Counties want state to pay for AIM, and not take from local sales tax

Posted 18 March 2019 at 4:49 pm

Press Release, NYS Association of Counties

The Aid and Incentives to Municipalities (AIM) program has been through the wringer this budget season. And as the 2019-20 State Budget continues to be debated at the State Capitol, the $60 million appropriation in AIM funding is one of the issues being negotiated by the State Legislature and the Governor.

In the Governor’s Executive Budget proposal, AIM funding was eliminated for municipalities that used AIM for less than 2 percent of their local budgets. This was met by strong opposition by counties, towns and villages impacted by this cut.

In response to this opposition, the Governor amended his budget and mandated that the counties make the towns and villages whole – using county sales taxes.

“This is nothing more than a new $60 million state mandate that homeowners and small businesses will have to finance, while not improving the finances of cities, towns, and villages across the state,” said Chuck Nesbitt, president of NYSAC and chief administrative officer for Orleans County.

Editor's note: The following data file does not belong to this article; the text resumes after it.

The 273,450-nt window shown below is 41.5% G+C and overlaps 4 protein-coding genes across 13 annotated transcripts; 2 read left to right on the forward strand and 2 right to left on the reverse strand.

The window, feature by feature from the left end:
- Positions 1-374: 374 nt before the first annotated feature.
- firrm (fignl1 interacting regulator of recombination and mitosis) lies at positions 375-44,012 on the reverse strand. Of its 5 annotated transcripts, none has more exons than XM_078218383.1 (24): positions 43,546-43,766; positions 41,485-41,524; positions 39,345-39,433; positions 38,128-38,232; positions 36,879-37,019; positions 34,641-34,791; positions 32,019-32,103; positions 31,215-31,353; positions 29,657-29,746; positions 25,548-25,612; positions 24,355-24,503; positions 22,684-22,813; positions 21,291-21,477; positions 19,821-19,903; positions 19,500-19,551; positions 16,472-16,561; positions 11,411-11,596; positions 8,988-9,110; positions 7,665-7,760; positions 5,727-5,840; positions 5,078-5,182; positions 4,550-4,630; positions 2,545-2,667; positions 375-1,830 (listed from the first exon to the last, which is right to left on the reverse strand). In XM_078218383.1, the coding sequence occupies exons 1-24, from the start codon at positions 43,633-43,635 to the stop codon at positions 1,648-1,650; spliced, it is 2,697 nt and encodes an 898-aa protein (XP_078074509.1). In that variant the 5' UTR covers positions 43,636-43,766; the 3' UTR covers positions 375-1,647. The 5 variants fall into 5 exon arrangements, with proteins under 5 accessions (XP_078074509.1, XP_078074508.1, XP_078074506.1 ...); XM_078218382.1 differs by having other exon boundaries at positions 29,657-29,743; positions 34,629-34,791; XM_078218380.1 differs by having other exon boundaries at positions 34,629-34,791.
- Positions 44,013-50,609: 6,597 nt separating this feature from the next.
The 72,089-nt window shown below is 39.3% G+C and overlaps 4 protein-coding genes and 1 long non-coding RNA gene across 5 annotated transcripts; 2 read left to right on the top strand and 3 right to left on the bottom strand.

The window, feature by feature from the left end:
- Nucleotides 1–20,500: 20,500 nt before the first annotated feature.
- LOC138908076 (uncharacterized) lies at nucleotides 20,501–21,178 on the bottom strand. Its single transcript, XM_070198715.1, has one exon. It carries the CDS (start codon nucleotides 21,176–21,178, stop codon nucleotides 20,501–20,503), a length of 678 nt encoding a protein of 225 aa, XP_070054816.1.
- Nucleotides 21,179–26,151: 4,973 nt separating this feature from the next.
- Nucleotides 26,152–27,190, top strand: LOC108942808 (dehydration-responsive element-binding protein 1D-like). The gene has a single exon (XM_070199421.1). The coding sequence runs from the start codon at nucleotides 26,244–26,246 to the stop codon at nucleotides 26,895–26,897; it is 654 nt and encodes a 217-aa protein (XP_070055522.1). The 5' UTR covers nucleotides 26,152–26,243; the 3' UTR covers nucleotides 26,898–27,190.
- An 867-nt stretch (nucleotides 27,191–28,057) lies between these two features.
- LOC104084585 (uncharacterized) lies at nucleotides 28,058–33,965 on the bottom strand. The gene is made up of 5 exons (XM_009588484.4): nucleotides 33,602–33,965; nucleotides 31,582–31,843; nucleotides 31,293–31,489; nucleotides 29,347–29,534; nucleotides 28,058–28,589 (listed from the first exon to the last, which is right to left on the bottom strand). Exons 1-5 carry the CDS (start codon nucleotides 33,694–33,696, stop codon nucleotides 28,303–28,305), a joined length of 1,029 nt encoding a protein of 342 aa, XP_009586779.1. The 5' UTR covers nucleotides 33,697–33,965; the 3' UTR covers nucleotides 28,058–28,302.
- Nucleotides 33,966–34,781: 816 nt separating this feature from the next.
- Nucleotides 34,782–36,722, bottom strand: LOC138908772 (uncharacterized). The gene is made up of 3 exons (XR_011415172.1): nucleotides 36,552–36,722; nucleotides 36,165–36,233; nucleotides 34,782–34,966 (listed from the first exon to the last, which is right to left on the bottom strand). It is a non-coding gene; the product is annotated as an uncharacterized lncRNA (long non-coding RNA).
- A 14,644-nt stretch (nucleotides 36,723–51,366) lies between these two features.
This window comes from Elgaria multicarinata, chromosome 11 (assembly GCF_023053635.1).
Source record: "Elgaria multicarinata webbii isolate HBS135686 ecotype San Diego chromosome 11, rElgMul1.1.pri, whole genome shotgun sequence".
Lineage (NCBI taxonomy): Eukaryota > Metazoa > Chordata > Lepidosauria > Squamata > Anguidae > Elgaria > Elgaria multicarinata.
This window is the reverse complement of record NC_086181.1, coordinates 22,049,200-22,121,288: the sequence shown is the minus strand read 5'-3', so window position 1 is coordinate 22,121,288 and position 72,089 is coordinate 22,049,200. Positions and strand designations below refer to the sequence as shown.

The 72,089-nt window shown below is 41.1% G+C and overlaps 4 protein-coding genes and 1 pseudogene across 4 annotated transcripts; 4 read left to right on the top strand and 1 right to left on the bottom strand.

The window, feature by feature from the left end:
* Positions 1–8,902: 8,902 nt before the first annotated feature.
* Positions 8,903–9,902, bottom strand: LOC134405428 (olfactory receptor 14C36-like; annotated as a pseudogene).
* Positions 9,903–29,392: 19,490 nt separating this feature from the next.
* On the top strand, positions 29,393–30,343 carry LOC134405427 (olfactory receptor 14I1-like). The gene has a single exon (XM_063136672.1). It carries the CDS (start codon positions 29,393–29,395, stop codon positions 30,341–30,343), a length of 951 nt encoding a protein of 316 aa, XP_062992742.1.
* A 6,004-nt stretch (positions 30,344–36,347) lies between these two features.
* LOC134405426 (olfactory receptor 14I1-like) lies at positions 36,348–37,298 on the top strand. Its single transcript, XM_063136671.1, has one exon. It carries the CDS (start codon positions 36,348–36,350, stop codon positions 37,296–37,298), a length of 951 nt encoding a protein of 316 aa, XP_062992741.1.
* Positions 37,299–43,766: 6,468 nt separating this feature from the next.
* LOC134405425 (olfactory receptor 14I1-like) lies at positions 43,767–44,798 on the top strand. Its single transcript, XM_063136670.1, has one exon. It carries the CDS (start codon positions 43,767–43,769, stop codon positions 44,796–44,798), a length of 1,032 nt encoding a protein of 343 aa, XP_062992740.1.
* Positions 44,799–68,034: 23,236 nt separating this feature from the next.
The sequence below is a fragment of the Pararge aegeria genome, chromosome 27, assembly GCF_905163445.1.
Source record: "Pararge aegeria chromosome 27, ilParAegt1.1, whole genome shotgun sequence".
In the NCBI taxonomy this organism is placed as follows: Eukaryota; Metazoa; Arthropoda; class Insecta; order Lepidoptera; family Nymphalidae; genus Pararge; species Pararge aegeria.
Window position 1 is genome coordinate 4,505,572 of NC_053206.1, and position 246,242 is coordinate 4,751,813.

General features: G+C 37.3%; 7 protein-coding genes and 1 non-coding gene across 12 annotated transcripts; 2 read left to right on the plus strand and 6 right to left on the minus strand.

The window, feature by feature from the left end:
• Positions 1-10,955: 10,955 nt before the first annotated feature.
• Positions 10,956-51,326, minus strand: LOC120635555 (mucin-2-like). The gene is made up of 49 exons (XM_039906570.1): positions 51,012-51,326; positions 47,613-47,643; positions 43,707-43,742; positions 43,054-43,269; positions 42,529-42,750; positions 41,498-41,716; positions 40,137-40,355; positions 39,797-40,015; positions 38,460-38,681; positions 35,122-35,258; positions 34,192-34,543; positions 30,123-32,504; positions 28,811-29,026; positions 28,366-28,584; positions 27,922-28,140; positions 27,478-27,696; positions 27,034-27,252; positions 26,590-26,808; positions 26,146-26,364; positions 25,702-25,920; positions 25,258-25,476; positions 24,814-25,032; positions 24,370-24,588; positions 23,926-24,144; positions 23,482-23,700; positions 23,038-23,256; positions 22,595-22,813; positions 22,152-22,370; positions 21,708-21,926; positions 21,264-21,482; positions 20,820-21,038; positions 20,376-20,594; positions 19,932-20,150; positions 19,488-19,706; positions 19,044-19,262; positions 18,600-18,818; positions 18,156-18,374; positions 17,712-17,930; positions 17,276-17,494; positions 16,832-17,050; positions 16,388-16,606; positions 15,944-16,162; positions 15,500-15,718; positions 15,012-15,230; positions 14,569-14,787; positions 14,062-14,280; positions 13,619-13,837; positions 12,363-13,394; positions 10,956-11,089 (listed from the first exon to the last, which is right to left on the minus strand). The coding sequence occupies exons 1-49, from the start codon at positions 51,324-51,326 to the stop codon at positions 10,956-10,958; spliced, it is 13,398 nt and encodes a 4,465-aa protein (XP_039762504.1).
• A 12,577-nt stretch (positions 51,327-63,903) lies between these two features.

Last week, in their one-house budget bills, the State Senate and Assembly restored state funding for AIM, confirming that this program is a state responsibility.

“We commend the Senate and Assembly for recognizing the importance of this state aid program to local governments across the state,” said NYSAC Executive Director Stephen J. Acquario.

Now it’s up to the three branches to agree on how to fund the AIM program in the final State budget. This funding stream is important to towns and villages, but it should not be the responsibility of county taxpayers.

“Our State leaders must preserve the AIM funding restorations as outlined by the Senate and Assembly,” said Nesbitt. “We urge State lawmakers to continue standing up for local concerns as the final 2019-2020 NYS budget is negotiated. Our counties simply cannot afford another unfunded mandate.”

Editor’s Note: The governor’s proposed cuts would reduce AIM funding in Orleans County for eight towns and four villages by $290,276.

Return to top